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FAFSA Hacker Targeted Trump Tax Info

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by Jamaal Abdul-Alim


The person accused of a 2016 attempt to use a web-based federal student-aid tool to illegally obtain taxpayer information is a Louisiana-based private investigator who used the tool to target then-presidential candidate Donald J. Trump, court records obtained by Diverse show.

The records allege that when Jordan Hamlett, 31, met FBI agents in the atrium of the Embassy Suites in Baton Rouge, he “immediately volunteered that he had committed the crime and he even sounded proud of what he had done.”

The records allege that Hamlett “unlawfully attempted to obtain Trump’s federal tax information from the U.S. Department of Education and IRS using the web application Federal Student Aid – Datashare.” The application enables students to more easily fill out the FAFSA — or Free Application for Federal Student Aid.

By using the tool students could have their IRS data automatically populated into the FAFSA. The Federal Student Aid — Datashare  (FSA-D) application  was shut down in March 2017 due to security concerns. FSA-D is the IRS’s internal name for the IRS Data Retrieval Tool, better known as the IRS DRT.

The fact that Hamlett is described in court records as a private investigator raised questions about his possible motive.

“Do you think the whole DRT problem might have just been folks trying to get Trump’s tax records?” wondered one former Department of Education official from the Obama administration, speaking in reference to unheeded requests for Trump to disclose his tax returns.

Others in Washington say inquiries about the matter are met with silence.

“I have made a couple of meek attempts just to understand the issue and people run away in horror,” one D.C. insider said. “I think the IRS connection and the possibility of criminal penalties has scared everyone into complete silence.”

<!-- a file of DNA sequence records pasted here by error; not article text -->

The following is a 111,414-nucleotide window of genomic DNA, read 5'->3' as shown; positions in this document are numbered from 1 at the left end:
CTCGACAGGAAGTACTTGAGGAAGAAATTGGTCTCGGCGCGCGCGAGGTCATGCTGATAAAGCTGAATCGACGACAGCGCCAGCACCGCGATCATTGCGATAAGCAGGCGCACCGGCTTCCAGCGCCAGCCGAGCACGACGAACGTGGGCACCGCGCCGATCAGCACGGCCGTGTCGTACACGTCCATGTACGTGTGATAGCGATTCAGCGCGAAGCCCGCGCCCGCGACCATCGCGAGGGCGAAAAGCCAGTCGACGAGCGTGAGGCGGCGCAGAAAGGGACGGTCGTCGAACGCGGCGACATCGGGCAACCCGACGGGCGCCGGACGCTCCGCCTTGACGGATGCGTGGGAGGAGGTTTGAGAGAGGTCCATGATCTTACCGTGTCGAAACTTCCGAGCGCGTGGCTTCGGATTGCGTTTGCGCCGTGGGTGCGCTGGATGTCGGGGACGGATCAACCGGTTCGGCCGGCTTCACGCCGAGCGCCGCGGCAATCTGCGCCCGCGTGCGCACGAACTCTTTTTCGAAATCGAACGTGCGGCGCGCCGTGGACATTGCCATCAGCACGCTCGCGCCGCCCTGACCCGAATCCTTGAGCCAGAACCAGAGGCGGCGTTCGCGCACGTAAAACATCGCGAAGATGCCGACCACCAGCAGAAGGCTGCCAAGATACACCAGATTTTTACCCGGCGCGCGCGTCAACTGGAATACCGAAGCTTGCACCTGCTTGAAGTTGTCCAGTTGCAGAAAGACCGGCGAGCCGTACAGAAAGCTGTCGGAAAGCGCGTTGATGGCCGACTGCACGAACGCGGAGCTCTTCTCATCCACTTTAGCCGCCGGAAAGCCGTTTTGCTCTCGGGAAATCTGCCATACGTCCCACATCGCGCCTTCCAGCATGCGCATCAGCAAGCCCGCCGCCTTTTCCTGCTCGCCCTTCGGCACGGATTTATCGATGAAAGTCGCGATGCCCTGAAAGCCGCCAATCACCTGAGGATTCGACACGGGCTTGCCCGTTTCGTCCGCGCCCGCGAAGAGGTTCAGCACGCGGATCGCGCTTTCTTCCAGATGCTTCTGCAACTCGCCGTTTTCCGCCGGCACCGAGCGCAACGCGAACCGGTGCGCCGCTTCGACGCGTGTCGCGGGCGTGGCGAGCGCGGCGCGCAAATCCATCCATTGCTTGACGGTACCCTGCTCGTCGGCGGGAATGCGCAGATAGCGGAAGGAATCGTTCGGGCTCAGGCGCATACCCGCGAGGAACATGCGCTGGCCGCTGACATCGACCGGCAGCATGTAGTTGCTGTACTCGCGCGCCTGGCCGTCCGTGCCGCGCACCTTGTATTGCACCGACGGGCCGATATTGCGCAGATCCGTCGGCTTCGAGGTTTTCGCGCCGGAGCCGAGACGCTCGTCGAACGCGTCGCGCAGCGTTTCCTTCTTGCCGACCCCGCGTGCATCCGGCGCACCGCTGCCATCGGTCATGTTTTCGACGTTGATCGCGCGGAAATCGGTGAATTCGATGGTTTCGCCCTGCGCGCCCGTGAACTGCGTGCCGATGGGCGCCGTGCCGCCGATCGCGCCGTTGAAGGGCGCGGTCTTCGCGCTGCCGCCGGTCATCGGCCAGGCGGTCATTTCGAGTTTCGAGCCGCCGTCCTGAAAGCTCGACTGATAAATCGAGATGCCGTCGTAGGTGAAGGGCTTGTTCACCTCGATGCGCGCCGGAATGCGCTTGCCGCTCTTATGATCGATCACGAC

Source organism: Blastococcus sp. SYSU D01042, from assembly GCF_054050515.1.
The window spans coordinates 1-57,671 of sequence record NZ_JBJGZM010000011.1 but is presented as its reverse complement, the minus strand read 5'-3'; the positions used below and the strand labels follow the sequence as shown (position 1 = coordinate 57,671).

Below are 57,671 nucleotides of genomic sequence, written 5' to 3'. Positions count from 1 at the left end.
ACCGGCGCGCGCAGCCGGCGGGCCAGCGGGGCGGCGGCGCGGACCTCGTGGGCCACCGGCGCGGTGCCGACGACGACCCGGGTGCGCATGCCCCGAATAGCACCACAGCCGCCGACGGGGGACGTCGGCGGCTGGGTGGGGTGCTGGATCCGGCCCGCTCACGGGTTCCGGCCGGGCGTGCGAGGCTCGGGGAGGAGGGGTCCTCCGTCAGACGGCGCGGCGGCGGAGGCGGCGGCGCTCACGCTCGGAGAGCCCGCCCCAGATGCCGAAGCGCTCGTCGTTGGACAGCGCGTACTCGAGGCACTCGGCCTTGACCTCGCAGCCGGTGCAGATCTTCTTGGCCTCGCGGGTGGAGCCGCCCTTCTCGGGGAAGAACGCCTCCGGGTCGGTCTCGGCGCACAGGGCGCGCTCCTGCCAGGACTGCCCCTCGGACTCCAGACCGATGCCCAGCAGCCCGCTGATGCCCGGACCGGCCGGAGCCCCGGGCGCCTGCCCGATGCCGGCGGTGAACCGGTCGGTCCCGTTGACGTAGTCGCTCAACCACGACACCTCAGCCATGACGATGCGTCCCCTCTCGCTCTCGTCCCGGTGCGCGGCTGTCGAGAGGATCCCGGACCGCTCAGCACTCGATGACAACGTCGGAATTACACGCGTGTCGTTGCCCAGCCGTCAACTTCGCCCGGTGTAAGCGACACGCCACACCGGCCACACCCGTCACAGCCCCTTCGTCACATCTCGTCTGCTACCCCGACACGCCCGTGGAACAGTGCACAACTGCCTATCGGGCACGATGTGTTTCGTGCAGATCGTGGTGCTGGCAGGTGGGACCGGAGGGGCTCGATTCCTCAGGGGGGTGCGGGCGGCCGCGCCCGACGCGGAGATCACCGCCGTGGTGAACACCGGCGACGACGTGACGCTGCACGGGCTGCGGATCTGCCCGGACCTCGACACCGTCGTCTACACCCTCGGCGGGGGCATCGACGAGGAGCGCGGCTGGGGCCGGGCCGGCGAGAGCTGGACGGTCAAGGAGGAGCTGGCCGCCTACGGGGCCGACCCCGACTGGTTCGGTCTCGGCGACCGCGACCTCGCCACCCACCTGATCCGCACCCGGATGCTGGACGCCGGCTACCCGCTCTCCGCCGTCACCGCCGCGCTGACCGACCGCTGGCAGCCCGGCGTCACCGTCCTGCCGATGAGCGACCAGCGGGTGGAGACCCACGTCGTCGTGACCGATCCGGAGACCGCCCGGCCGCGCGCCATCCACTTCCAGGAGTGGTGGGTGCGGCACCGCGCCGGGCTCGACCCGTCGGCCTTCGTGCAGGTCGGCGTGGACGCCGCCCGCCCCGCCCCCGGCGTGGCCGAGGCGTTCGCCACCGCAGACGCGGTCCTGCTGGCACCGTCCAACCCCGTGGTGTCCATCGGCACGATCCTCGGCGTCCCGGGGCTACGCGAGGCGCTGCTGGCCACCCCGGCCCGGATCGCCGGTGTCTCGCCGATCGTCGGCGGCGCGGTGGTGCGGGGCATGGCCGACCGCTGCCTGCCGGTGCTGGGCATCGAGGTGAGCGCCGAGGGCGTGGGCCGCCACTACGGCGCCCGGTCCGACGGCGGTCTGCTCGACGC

Another curious aspect of the case is despite the fact that it led to the shutdown of a widely-used web-based tool that has been described as the “cornerstone of federal financial aid simplification,” surprisingly little — if anything — has been reported about the case.

An online search for news articles about Hamlett in The Advocate — the local newspaper in Baton Rouge — and the Times-Picayune of New Orleans — yielded no results. A Google search also turned up no stories that connect Hamlett to the DRT data breach.

The disabling of the IRS DRT — which the National College Access Network says took place “at the height of the FAFSA submission cycle” — has impacted countless students who had planned to use the tool to apply for federal student aid, advocates testified recently on Capitol Hill.

“The DRT outage harms students and families in multiple ways, making the FAFSA more difficult to complete, making more students subject to verification, and leaving families with fewer available financial aid office resources for help navigating the financial aid process,” Justin S. Draeger, president of the National Association of Student Financial Aid Administrators, or NASFAA, testified earlier this month before the U.S. House committee on oversight and government reform.

At the same hearing, Timothy P. Camus, deputy inspector general for investigations at the Treasury Inspector General for Tax Administration, or TIGTA, alluded to the Hamlett case but did not mention Hamlett by name, nor did he indicate that then-presidential candidate Trump was the target.

Instead, Camus only mentioned that TIGTA “detected an attempted access to the AGI of a prominent individual.”

“AGI” is “adjusted gross income” — and is a key piece of information in order to process a tax return, whether fraudulently or legitimately.